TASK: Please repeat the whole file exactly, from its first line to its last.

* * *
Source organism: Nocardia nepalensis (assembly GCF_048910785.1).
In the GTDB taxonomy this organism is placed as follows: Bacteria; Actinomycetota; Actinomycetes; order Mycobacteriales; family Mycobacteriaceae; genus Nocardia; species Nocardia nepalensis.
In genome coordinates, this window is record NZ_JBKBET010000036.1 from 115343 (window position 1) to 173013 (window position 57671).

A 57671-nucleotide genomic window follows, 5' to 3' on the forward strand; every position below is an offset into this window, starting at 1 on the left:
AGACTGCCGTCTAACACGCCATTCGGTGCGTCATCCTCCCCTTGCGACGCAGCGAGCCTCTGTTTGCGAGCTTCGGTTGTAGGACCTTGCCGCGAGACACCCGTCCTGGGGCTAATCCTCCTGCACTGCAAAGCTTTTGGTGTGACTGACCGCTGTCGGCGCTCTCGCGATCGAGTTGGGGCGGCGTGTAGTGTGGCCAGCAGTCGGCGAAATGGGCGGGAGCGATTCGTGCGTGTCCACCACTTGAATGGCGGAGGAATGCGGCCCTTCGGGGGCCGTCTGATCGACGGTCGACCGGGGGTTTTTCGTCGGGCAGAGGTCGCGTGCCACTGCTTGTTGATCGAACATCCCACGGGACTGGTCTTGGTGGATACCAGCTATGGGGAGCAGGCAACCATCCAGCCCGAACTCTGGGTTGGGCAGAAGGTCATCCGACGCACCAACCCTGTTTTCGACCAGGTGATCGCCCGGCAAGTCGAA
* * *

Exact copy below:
Source organism: Nocardia nepalensis (assembly GCF_048910785.1).
In the GTDB taxonomy this organism is placed as follows: Bacteria; Actinomycetota; Actinomycetes; order Mycobacteriales; family Mycobacteriaceae; genus Nocardia; species Nocardia nepalensis.
In genome coordinates, this window is record NZ_JBKBET010000036.1 from 115343 (window position 1) to 173013 (window position 57671).

A 57671-nucleotide genomic window follows, 5' to 3' on the forward strand; every position below is an offset into this window, starting at 1 on the left:
AGACTGCCGTCTAACACGCCATTCGGTGCGTCATCCTCCCCTTGCGACGCAGCGAGCCTCTGTTTGCGAGCTTCGGTTGTAGGACCTTGCCGCGAGACACCCGTCCTGGGGCTAATCCTCCTGCACTGCAAAGCTTTTGGTGTGACTGACCGCTGTCGGCGCTCTCGCGATCGAGTTGGGGCGGCGTGTAGTGTGGCCAGCAGTCGGCGAAATGGGCGGGAGCGATTCGTGCGTGTCCACCACTTGAATGGCGGAGGAATGCGGCCCTTCGGGGGCCGTCTGATCGACGGTCGACCGGGGGTTTTTCGTCGGGCAGAGGTCGCGTGCCACTGCTTGTTGATCGAACATCCCACGGGACTGGTCTTGGTGGATACCAGCTATGGGGAGCAGGCAACCATCCAGCCCGAACTCTGGGTTGGGCAGAAGGTCATCCGACGCACCAACCCTGTTTTCGACCAGGTGATCGCCCGGCAAGTCGAA